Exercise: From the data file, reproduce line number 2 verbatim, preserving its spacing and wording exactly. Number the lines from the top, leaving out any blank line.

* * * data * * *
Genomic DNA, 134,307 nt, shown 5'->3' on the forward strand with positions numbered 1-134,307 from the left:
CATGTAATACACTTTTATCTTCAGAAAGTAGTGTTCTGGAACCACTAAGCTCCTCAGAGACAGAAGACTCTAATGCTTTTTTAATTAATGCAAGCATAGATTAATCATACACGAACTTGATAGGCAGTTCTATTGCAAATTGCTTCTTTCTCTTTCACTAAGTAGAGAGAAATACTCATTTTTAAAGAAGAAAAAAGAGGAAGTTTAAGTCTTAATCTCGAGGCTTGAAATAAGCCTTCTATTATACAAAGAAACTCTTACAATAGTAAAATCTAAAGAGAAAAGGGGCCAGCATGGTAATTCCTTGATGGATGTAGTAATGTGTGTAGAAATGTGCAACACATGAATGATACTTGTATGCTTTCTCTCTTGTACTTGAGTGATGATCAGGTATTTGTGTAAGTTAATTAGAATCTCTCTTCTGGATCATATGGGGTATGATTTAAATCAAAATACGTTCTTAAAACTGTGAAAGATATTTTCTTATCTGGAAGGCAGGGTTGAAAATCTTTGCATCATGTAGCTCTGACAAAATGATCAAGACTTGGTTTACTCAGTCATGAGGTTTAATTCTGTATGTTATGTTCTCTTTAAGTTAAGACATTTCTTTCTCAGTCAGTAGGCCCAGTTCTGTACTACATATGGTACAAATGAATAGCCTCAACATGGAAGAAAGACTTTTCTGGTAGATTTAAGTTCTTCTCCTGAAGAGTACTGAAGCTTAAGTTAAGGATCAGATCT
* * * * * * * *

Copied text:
CATGTAATACACTTTTATCTTCAGAAAGTAGTGTTCTGGAACCACTAAGCTCCTCAGAGACAGAAGACTCTAATGCTTTTTTAATTAATGCAAGCATAGATTAATCATACACGAACTTGATAGGCAGTTCTATTGCAAATTGCTTCTTTCTCTTTCACTAAGTAGAGAGAAATACTCATTTTTAAAGAAGAAAAAAGAGGAAGTTTAAGTCTTAATCTCGAGGCTTGAAATAAGCCTTCTATTATACAAAGAAACTCTTACAATAGTAAAATCTAAAGAGAAAAGGGGCCAGCATGGTAATTCCTTGATGGATGTAGTAATGTGTGTAGAAATGTGCAACACATGAATGATACTTGTATGCTTTCTCTCTTGTACTTGAGTGATGATCAGGTATTTGTGTAAGTTAATTAGAATCTCTCTTCTGGATCATATGGGGTATGATTTAAATCAAAATACGTTCTTAAAACTGTGAAAGATATTTTCTTATCTGGAAGGCAGGGTTGAAAATCTTTGCATCATGTAGCTCTGACAAAATGATCAAGACTTGGTTTACTCAGTCATGAGGTTTAATTCTGTATGTTATGTTCTCTTTAAGTTAAGACATTTCTTTCTCAGTCAGTAGGCCCAGTTCTGTACTACATATGGTACAAATGAATAGCCTCAACATGGAAGAAAGACTTTTCTGGTAGATTTAAGTTCTTCTCCTGAAGAGTACTGAAGCTTAAGTTAAGGATCAGATCT